Understanding China, One Blog at a Time

An American in China

Video: What was China’s Cultural Revolution?

Posted by w_thames_the_d on September 6, 2013


From 1966-76, China undertook one of the most barbaric and murderous epochs in recent times. They killed 1 million people a year for ten years all in the name of ‘loving Mao’.

The monsters China created during this time are now their leaders. What does this tell you about China?

What is the Cultural Revolution?

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3 Responses to “Video: What was China’s Cultural Revolution?”

  1. beycritical said

    1. It started way earlier than 1966 2. The killing wasn’t the worst of it. 3. The leaders created during the generation were probably terrorized themselves, and should be offered extensive psychological debriefing and some serious slack.

  2. In China said

    The cultural revolution did run from 66-76. The emotinal damage started in 1929.

    2 killing families for their wealth and giving it to poor villagers is a pretty awful thng. Anyone who has lived in Cina has meet tons of smart people whose families were wiped out by Mao and his uneducated lackeys.

    3- why should anyone cut slack to a system which inculcates insanity like communism has? Bo Xilai, a guy who killed at least 11 people and may have firebombed an airplane, was set to be Chna’s #3, but he got greedy. Are you serious that we should feel sorry for the pigs running China today? Sure they may have had it rough, but then why not change the system? Rather than do this, they stay within it, continue to kill as Mao did and thus deserve no slack. Perhaps you can explain why we should excuse the people who literally kill people for their land, abort 7 month old fetuses, sterilize villages, staunch all forms of freedom of expression and keep their people terrorized?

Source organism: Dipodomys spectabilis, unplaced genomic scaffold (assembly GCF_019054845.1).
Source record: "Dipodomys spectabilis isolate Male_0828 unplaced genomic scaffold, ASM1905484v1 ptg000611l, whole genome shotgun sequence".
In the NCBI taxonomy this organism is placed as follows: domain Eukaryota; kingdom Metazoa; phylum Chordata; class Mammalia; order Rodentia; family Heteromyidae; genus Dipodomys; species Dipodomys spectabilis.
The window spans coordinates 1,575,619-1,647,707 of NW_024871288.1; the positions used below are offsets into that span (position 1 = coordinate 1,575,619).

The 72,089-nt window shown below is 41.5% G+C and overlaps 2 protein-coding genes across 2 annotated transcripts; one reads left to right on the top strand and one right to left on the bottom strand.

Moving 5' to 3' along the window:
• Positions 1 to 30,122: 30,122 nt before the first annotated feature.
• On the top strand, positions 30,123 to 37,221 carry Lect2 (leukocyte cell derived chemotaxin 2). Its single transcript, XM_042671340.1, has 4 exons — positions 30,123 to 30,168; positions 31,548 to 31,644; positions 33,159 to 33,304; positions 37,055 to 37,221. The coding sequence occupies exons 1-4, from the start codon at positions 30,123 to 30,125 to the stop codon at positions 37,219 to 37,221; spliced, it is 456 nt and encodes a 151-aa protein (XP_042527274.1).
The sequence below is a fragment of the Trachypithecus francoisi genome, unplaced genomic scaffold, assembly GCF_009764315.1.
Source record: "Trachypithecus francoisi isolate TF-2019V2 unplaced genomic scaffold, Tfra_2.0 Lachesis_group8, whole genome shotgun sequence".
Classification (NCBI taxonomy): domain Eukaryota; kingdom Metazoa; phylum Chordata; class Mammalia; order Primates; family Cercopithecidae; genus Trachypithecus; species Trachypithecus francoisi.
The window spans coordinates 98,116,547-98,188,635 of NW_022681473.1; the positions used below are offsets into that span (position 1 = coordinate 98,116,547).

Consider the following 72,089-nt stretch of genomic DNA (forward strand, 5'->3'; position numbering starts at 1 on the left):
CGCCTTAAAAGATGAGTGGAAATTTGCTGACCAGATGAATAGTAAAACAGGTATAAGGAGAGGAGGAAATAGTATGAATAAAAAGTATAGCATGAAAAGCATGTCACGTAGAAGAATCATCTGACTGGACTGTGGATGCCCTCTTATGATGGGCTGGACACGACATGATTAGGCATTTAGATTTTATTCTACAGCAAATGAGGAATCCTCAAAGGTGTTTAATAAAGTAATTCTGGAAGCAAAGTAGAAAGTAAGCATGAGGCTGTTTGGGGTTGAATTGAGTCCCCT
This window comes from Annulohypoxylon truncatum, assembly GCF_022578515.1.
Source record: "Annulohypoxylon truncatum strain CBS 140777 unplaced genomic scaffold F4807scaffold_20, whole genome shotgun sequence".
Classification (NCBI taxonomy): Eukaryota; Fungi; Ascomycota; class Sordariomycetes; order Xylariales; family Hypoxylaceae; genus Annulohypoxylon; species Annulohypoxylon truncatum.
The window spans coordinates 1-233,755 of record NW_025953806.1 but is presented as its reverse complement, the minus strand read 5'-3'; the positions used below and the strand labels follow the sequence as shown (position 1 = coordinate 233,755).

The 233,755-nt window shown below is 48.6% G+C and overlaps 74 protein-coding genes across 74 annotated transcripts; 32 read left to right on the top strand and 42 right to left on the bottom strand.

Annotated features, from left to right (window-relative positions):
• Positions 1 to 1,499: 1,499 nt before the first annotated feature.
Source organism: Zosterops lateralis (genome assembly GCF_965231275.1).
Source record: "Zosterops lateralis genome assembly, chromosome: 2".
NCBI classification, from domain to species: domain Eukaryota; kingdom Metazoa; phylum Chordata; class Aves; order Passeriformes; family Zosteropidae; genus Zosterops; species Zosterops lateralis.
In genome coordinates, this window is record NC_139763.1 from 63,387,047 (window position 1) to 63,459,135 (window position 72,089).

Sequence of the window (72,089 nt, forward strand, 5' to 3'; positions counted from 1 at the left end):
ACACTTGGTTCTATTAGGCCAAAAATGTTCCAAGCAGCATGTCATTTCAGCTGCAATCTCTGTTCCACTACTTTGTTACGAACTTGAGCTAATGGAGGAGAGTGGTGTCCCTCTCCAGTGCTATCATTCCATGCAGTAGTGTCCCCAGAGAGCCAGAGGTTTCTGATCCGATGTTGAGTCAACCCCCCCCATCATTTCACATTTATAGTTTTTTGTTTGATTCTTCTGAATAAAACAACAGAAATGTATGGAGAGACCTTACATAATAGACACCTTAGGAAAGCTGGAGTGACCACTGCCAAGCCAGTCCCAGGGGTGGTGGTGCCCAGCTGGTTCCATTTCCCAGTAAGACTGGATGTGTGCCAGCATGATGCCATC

I would love to hear your take on why we should feel sorry for people like comrade Bo Xilai, GuKailai, Hu the Butcher, and Xi.

    Please enlighten us.

  3. Fanta said

    By Zhang Ming (张鸣)

    There are many people [in our country] who yearn for a repeat of the Cultural Revolution, for another violent convulsion. This should send shivers through us all. If we refuse to review and reexamine the Cultural Revolution, we might still be a society of cannibals. And if we are such a society, it doesn’t matter how bright we might seem on the outside, or how fully we enjoy the fruits of civilisation — we are still a den of cannibals.